“Ben!” She looked up at that very moment and stood, her arms spread open as she moved across the room. Benjamin accepted her warm embrace, closing his eyes as his face met her shoulder. Her dress smelled faintly of Castille soap and bread. It smelled like home, and he felt his heart twist in his chest.
Reluctantly, he stepped back. “How is she? How’s Caleb?”
Hannah Troyer started to answer but instead put the handkerchief she was holding up to her mouth and barked a quick sob into it before composing herself. “As well as can be expected, I guess. Your bruder is with her. It was just such a terrible shock. I’ve not been this disappointed since�” She looked away.
Benjamin started to respond but decided to wait. Later. It can wait until later
“They’re in 311,” his mother was saying. “Don’t stay long. She’s tired. But I know it will lift Caleb’s spirits to know you came all this way.”
Benjamin nodded. It felt incredibly awkward, meeting his brother’s wife for the first time under these circumstances. But he hoped that his presence would help Caleb. If something terrible happened to him, he’d want Caleb there, despite their differences. Despite everything.
There was a lobby by the nursing station. A set of locked double doors was to the left beneath a sign labeled, “Maternity Ward/Nursery.” He could hear the faint cries of infants beyond them. He wondered whether the cries reached through the other, unlocked doors that read, “Women’s Health,” where women like his sister-in-law lay with broken hearts and empty arms.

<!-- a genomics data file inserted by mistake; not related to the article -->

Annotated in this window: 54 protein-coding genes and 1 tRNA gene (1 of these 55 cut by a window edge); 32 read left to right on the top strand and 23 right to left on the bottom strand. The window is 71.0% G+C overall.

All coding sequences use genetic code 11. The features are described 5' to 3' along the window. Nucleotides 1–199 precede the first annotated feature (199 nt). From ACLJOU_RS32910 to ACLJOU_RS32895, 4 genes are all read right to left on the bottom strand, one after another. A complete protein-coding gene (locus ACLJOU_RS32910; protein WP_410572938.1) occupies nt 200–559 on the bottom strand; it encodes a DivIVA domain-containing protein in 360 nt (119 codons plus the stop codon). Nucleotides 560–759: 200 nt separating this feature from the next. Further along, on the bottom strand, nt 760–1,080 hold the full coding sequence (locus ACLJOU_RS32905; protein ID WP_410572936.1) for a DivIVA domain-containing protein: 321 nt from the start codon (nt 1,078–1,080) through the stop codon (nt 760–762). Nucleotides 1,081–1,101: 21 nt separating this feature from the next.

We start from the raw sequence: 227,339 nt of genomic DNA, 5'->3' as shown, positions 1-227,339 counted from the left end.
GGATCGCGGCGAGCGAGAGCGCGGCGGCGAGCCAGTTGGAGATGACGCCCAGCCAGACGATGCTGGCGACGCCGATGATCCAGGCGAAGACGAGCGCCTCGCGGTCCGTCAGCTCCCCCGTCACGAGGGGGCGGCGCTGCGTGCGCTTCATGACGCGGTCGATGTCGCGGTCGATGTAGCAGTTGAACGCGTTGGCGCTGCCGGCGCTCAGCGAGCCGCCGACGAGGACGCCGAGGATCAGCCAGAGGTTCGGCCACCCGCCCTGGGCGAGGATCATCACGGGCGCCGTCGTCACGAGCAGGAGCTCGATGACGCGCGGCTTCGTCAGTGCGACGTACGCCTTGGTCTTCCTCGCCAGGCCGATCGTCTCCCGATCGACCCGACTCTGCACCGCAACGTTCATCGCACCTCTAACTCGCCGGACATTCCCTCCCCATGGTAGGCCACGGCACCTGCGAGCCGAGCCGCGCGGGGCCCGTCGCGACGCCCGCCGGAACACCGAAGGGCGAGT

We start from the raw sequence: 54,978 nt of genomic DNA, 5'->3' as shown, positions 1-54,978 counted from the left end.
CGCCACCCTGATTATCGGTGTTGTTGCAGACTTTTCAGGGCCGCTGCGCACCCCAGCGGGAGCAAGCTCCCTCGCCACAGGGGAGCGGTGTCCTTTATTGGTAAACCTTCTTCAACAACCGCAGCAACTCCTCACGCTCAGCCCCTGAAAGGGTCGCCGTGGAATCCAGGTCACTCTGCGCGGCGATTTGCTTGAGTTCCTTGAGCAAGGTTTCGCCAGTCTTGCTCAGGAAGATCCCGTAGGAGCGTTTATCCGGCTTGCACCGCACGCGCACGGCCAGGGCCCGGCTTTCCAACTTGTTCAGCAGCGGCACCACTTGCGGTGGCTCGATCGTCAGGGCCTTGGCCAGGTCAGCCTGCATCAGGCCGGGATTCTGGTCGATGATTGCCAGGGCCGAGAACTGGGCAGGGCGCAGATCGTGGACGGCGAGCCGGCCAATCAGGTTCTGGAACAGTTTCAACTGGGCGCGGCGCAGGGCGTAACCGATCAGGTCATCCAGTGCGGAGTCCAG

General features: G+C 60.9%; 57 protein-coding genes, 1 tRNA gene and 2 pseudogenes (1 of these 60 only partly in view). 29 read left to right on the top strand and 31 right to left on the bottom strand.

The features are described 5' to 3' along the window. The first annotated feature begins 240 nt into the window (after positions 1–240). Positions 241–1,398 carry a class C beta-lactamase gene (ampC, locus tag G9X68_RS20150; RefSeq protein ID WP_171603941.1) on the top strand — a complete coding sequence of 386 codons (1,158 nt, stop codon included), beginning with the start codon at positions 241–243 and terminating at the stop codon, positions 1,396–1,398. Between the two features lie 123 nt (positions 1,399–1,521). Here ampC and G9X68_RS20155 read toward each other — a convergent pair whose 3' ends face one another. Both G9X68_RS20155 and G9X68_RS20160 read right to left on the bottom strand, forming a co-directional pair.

Room 311 was halfway down the hall, which was eerily quiet and dimly lit. When Benjamin entered, he saw a curtain drawn partially around a bed, obscuring the occupant save for the lower half of her covered body. His eyes moved to the hunched figure sitting in a chair at the foot of the bed.
He would not have recognized his older brother if he’d not known it was him. Caleb now had the beard of a married man of the faith. And with the worry etched into his face, he looked older, sitting there with his elbows on his knees, his hands folded as if in prayer. For a moment, Benjamin wondered if he should intrude. But then he remembered his mother’s encouragement.� When he quietly rapped on the doorframe, Caleb looked up. He clearly was expecting someone else. Anyone else. The weariness in his eyes was replaced with shock.
“Hey, bro,” Benjamin said. “Can I come in?”
Caleb stood, his expression tight. Benjamin inwardly kicked himself at this first gaffe. He knew his older brother hated the casual language of the English world.
Caleb turned his head to the side. But he didn’t say ‘no,’ so Benjamin slowly walked into the room. He could see the woman on the bed now. His sister-in-law was pretty, even in sleep, with fine features and hair the color of summer wheat.� Beside her, an IV monitor beeped softly, the line from a bag on the other side running to her pale hand. Benjamin tried to imagine her as he should have seen her for the first time, standing beside his older brother as they exchanged their marriage vows, but the image wouldn’t come, not with her like this. He dragged his eyes back to Caleb. “I’m sorry about the baby.”
“Who told you?”